HUMAN FRAILTY –
YOU’VE GOT TO LOVE IT!
Don’t you just
love being out driving and observing the stupid behaviours of other drivers. They change lanes without
indicating. They turn corners without letting you know which way they are going. They race through red lights,
or drive too slowly and drive you demented in the process. Then a quiet voice next to you says, “It must feel
great to be such a perfect driver!”
One of our
favourite pastimes is finding fault with each other. We love it! Identifying and naming the shortcomings of
another person gives us a delightful feeling of superiority, a renewed conviction that we are right and that our
way of being in the world is really the one that works best.
When we are
focussing on the foibles of another person, we are in a kind of competition with them to see whose way of life
is less ridiculous.
Then when we are
in competition with the other person, we assume that we have rights and values that the other person could not
belonging to a certain parish, having our kids attending certain schools, developing special skills in the arts,
sports or other field of endeavour, could lead us to imagine that we are somehow essentially superior to those
who do not belong or perform as we do.
There can be an
unspoken belief that as our family lives in this or that suburb we have a not so subtle belief that we are
somehow superior to those who live in other parts of the city.
In the very
claiming of our superior spot in society, we are revealing our own eccentric foibles and ridiculous “values” for
others to see!
We delight in
finding fault in each other and without this enjoyable pursuit, our news bulletins and current affairs programs
would have very little to report to us.
Many of the shows
we watch for entertainment involve portrayals of people’s fault-lines, eccentricities and even their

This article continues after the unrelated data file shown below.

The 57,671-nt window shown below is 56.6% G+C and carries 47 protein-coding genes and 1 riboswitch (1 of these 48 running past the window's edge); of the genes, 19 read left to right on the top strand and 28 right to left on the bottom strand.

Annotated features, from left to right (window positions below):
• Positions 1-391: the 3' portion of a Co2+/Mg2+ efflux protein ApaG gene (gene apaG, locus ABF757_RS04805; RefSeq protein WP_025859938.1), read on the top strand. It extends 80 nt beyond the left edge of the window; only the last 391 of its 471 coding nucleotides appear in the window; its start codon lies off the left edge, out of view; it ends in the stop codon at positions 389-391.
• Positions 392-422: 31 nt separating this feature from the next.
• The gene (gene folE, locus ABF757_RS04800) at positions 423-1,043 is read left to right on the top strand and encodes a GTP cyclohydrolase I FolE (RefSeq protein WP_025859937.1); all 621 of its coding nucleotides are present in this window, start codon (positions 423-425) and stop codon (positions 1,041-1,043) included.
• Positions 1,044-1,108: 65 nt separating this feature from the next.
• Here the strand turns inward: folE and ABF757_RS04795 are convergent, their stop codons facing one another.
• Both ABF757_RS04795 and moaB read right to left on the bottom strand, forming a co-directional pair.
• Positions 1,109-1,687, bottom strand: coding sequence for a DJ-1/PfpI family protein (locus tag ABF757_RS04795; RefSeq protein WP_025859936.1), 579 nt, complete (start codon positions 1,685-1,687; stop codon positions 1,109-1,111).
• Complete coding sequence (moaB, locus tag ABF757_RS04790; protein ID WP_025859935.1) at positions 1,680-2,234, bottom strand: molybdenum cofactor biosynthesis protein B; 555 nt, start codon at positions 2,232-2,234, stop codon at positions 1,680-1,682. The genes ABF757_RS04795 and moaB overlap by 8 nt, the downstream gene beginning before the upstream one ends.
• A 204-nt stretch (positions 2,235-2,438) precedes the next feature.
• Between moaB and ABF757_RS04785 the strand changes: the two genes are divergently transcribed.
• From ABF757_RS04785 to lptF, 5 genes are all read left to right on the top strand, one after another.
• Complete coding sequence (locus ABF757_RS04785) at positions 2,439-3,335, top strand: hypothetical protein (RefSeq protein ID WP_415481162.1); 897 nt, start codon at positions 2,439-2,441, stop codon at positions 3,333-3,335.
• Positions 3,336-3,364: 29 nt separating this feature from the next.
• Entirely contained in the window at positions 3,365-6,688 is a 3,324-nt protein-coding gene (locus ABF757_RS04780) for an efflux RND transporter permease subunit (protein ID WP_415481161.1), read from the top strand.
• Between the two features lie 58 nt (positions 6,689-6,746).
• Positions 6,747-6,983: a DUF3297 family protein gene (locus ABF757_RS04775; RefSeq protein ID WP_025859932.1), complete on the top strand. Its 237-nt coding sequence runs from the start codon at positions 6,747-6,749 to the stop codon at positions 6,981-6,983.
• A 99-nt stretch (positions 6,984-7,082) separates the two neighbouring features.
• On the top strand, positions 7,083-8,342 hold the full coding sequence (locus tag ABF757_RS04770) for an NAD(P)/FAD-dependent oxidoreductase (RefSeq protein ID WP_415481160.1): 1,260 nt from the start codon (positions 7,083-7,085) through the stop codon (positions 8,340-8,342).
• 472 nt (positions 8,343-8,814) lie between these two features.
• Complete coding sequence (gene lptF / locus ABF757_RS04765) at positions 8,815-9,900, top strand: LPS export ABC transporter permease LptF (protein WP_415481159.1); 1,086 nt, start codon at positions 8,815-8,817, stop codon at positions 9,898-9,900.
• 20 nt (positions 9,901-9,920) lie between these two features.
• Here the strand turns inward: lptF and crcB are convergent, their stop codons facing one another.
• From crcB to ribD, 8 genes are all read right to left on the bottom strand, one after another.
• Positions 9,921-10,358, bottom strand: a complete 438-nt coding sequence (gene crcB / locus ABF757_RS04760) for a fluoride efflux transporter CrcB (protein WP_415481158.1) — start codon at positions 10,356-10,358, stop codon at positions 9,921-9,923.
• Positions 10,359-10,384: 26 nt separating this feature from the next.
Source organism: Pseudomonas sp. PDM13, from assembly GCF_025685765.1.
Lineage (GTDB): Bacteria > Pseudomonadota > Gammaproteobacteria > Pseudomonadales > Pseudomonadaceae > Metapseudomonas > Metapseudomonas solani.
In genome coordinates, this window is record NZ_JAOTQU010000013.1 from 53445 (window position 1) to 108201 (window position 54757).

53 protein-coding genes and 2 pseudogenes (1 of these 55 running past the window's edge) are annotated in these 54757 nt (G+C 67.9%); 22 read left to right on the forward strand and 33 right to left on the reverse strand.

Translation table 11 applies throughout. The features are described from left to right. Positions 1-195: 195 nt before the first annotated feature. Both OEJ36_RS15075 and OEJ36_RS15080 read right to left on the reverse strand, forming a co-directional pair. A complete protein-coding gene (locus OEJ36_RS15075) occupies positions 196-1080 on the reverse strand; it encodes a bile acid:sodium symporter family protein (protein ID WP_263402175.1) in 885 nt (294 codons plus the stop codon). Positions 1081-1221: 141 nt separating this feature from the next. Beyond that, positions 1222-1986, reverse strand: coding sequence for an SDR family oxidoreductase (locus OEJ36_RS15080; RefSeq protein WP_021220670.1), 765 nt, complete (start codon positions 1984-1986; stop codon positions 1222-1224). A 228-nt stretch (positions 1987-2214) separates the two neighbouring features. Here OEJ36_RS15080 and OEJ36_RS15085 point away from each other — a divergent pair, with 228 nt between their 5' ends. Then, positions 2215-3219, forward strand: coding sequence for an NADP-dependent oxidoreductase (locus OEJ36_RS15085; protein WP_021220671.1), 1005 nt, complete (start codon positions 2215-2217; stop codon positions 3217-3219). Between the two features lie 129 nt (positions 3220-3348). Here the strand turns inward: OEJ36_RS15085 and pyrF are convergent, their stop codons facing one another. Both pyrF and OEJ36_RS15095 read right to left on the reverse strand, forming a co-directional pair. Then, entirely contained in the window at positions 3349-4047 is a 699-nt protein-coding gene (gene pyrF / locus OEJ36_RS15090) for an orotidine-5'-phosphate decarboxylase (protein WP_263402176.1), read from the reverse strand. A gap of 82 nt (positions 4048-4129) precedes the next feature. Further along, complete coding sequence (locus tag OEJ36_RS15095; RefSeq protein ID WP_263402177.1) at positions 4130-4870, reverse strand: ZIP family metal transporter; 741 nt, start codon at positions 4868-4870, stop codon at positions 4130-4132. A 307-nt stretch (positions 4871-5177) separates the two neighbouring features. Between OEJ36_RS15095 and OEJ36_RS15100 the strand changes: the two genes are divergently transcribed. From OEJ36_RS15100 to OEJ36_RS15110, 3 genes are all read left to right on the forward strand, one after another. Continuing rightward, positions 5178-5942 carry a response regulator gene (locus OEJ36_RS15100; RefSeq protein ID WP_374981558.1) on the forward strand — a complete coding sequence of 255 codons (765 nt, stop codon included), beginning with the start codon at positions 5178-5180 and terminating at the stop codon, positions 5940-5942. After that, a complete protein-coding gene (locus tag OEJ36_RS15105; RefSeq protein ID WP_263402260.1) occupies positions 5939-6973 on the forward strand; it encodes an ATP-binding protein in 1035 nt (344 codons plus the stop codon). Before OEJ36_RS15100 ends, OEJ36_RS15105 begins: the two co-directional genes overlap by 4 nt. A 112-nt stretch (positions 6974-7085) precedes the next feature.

Then there are
many of us who make a lifestyle out of obsessing about our own frailty. We spend countless hours inspecting,
massaging, fearing our own shortcomings and inadequacies and keep many psychiatrists, counsellors, plastic
surgeons and gyms in business through our all-absorbing need to escape our human
It’s a truism that
the things we enjoy poking fun at in other people are most often the very things in ourselves about which we
Our need to feel
superior, our need to feel entitlement over and against another person, our need to be in control at the expense
of another, could well serve as warning indicators of our own lack of freedom and
Lent is a time for
taking a good honest look at ourselves with a view to growing freer, truer and more loving. Lent involves an
invitation to look at ourselves, each other in our families, our church, our wider society with a new degree of
understanding, compassion and acceptance.
Lent is an
invitation to live with, rather than compete with each other.
Lent reminds us to
allow Jesus to speak with us as he calls us to forgive, to refrain from judging each other, to serve rather than
to be served.
We can hear him
sitting with us in our poverty and brokenness and calmly inviting us to allow love rather than fear to shape
Jesus comes to us
precisely because we are broken. In the breaking of the bread at our Eucharist each day we can encounter his
compassion, his acceptance and his longing for us to be fed by his love.
Let’s pray for one
another that through this Lent we can say with St Paul, “I glory in my infirmities that the power of Christ may
be manifest through me.”
Then perhaps we
can look at each other with new eyes!